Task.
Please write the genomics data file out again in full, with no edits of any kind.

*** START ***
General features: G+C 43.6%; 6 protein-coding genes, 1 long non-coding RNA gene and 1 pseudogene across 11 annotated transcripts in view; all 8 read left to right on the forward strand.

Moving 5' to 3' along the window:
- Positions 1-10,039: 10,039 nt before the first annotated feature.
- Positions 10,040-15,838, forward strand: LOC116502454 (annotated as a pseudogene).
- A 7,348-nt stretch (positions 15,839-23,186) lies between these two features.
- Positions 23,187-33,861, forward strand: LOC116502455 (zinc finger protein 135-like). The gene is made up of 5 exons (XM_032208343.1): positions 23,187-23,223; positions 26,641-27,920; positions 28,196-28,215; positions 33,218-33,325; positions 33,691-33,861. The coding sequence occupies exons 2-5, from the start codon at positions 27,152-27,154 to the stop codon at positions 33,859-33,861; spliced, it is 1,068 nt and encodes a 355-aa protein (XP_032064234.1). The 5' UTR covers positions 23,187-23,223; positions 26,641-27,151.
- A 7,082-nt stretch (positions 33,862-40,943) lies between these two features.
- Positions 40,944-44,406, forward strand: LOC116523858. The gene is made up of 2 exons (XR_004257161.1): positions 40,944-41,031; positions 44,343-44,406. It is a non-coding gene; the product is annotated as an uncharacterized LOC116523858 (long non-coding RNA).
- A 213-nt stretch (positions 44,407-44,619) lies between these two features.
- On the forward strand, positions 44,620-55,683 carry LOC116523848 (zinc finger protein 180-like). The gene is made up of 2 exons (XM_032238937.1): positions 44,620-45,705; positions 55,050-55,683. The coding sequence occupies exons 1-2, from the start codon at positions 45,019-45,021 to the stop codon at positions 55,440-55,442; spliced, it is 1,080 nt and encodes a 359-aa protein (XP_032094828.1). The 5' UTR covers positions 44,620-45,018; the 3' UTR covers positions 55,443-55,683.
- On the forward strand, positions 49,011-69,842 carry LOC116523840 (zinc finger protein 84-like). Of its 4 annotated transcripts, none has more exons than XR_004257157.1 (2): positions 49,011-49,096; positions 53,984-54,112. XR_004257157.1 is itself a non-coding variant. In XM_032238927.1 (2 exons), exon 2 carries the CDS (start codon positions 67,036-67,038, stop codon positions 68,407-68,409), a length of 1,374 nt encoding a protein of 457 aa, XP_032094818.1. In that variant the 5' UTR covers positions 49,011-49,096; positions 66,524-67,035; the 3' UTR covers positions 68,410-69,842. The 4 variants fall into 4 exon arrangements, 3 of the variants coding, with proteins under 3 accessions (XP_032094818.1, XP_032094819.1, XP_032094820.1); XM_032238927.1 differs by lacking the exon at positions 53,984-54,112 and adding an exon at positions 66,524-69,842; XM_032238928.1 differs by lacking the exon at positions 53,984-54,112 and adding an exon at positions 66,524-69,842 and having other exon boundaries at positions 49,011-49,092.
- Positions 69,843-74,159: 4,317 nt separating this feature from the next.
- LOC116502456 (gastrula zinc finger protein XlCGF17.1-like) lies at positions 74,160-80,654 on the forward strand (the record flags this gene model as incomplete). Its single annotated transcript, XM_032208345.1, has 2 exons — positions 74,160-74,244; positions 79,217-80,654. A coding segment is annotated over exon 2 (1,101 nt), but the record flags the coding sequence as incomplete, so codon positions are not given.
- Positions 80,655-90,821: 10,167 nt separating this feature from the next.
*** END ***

General features: G+C 43.6%; 6 protein-coding genes, 1 long non-coding RNA gene and 1 pseudogene across 11 annotated transcripts in view; all 8 read left to right on the forward strand.

Moving 5' to 3' along the window:
- Positions 1-10,039: 10,039 nt before the first annotated feature.
- Positions 10,040-15,838, forward strand: LOC116502454 (annotated as a pseudogene).
- A 7,348-nt stretch (positions 15,839-23,186) lies between these two features.
- Positions 23,187-33,861, forward strand: LOC116502455 (zinc finger protein 135-like). The gene is made up of 5 exons (XM_032208343.1): positions 23,187-23,223; positions 26,641-27,920; positions 28,196-28,215; positions 33,218-33,325; positions 33,691-33,861. The coding sequence occupies exons 2-5, from the start codon at positions 27,152-27,154 to the stop codon at positions 33,859-33,861; spliced, it is 1,068 nt and encodes a 355-aa protein (XP_032064234.1). The 5' UTR covers positions 23,187-23,223; positions 26,641-27,151.
- A 7,082-nt stretch (positions 33,862-40,943) lies between these two features.
- Positions 40,944-44,406, forward strand: LOC116523858. The gene is made up of 2 exons (XR_004257161.1): positions 40,944-41,031; positions 44,343-44,406. It is a non-coding gene; the product is annotated as an uncharacterized LOC116523858 (long non-coding RNA).
- A 213-nt stretch (positions 44,407-44,619) lies between these two features.
- On the forward strand, positions 44,620-55,683 carry LOC116523848 (zinc finger protein 180-like). The gene is made up of 2 exons (XM_032238937.1): positions 44,620-45,705; positions 55,050-55,683. The coding sequence occupies exons 1-2, from the start codon at positions 45,019-45,021 to the stop codon at positions 55,440-55,442; spliced, it is 1,080 nt and encodes a 359-aa protein (XP_032094828.1). The 5' UTR covers positions 44,620-45,018; the 3' UTR covers positions 55,443-55,683.
- On the forward strand, positions 49,011-69,842 carry LOC116523840 (zinc finger protein 84-like). Of its 4 annotated transcripts, none has more exons than XR_004257157.1 (2): positions 49,011-49,096; positions 53,984-54,112. XR_004257157.1 is itself a non-coding variant. In XM_032238927.1 (2 exons), exon 2 carries the CDS (start codon positions 67,036-67,038, stop codon positions 68,407-68,409), a length of 1,374 nt encoding a protein of 457 aa, XP_032094818.1. In that variant the 5' UTR covers positions 49,011-49,096; positions 66,524-67,035; the 3' UTR covers positions 68,410-69,842. The 4 variants fall into 4 exon arrangements, 3 of the variants coding, with proteins under 3 accessions (XP_032094818.1, XP_032094819.1, XP_032094820.1); XM_032238927.1 differs by lacking the exon at positions 53,984-54,112 and adding an exon at positions 66,524-69,842; XM_032238928.1 differs by lacking the exon at positions 53,984-54,112 and adding an exon at positions 66,524-69,842 and having other exon boundaries at positions 49,011-49,092.
- Positions 69,843-74,159: 4,317 nt separating this feature from the next.
- LOC116502456 (gastrula zinc finger protein XlCGF17.1-like) lies at positions 74,160-80,654 on the forward strand (the record flags this gene model as incomplete). Its single annotated transcript, XM_032208345.1, has 2 exons — positions 74,160-74,244; positions 79,217-80,654. A coding segment is annotated over exon 2 (1,101 nt), but the record flags the coding sequence as incomplete, so codon positions are not given.
- Positions 80,655-90,821: 10,167 nt separating this feature from the next.